Tuco the Dog with a fave treat --the heel slice of bread.

Tuco the Dog with a fave treat --the heel slice of bread.

the Dog is my running buddy outside during the day.  30 minutes earlier, she had scratched the door to go inside.  Her dog hearing had picked up the sound of the micro wave door closing and pots rattling.  She rarely misses the opportunity for a shot at some human food.  My Old Mann hearing let me down; good way to miss a meal fool.  Miss K was in full out Texas cooking mode.  We had chicken fried steak, gravy, homemade mashed potatoes and corn.  Bless her heart; it was heavenly!

A month ago when we started, we thought ‘how hard could this be?’   It is harder than you would suppose and no amount of pre-planning or research really prepares you for the reality that is the true job.  Another thing that is missing and is odd is the absence of a sense of accomplishment.   Every day we funnel strange pieces of machinery that smell of raw crude and sour gas down the road in front of the Old Girl.  At some point, they all come back out,  usually man and machines both streaked with the markings of dirty brown crude.    I am learning the lingo and the process but most of what they do back there is as foreign to me as one of those sushi picture menus.  When we were pushing dirt,  I could see the progress made every day.  At the end of a project, I could recall back and remember how it had looked prior to us transfiguring it.  I knew we had done something.   This job is not like that at all.  I know the crews are bringing in the wells and then they are gone to the next job;  we just don’t get to share in that accomplishment to an appreciable degree.

The plusses of the job far outweigh the negatives.  I have always been an adaptable soul and this job is no different.  I am hanging just fine, thank you very much.   Miss K is tougher than she looks and is confident she has found a job she can do with her physical limitations.  She is giving these oil field boys hell and both parties are enjoying it.  Tuco the Dog is getting to be an outside dog with her people and that is just pure dog goodness.  Life is good – and then some.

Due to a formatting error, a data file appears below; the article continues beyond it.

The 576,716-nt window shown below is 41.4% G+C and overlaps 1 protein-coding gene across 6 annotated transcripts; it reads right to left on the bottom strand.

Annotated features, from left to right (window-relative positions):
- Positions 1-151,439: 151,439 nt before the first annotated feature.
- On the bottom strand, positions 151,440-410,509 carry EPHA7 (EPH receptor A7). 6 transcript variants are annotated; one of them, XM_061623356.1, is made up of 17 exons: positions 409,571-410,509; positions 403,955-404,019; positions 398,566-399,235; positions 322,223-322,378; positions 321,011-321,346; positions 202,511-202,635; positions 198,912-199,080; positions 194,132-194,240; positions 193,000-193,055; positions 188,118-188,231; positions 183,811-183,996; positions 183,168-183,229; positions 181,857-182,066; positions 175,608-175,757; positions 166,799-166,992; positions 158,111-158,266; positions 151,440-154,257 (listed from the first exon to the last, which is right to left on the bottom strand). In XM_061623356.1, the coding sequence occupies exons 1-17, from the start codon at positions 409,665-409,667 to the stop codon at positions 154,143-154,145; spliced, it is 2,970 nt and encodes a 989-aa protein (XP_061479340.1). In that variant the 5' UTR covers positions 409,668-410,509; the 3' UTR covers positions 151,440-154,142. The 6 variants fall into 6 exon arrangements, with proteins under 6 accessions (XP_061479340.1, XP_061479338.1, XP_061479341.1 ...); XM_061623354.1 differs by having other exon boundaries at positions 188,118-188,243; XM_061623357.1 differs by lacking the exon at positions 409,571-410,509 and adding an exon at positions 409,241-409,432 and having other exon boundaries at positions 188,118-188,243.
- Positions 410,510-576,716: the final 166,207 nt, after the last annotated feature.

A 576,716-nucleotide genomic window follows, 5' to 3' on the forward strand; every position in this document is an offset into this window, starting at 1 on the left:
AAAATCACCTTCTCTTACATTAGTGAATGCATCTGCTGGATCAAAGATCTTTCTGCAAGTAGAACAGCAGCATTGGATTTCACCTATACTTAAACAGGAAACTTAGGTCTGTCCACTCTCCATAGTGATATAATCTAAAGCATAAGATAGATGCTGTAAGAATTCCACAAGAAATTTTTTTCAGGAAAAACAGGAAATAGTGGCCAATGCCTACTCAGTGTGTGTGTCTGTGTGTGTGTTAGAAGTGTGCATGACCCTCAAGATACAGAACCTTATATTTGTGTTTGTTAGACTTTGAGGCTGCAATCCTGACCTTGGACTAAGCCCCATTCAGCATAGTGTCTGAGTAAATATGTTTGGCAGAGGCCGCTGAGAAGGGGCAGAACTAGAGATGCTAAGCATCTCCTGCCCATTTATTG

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4 comments to This Ain’t the Walmart Parking Lot

  • George

    Andy, I probably will never meet you but I enjoy to the max your postings. My 32D is running great and ,the good Lord willing, I’ll be able to watch the same sunset you do from my San Antonio winter hide-out. I hope you can post for many sunsets to come.


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  • Gary Berman

    We enjoy your blog, we were told to call mid -dec to check around for opening in Jan or beyond. We want to show them we are serious by coming down to hill country in early Jan. Do you have some of the addresses we can try showing up at.

    Thanks Gary and Sally Berman

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    • Andrew


      We showed up in person and still waited some time for a gate. Honestly, I don’t know of a process where you can speed the process up if there are folks on the yard waiting.

      I would try to get them to mail you the employment packet and get all the stuff done like the tests and fingerprinting. Many times, at that point, they will tell you to go to one of the yards to wait in line.

      The best times to get on with one of the gate guard companies is late spring when the snowbirds leave and mid-summer when no one want to deal with the dust and heat.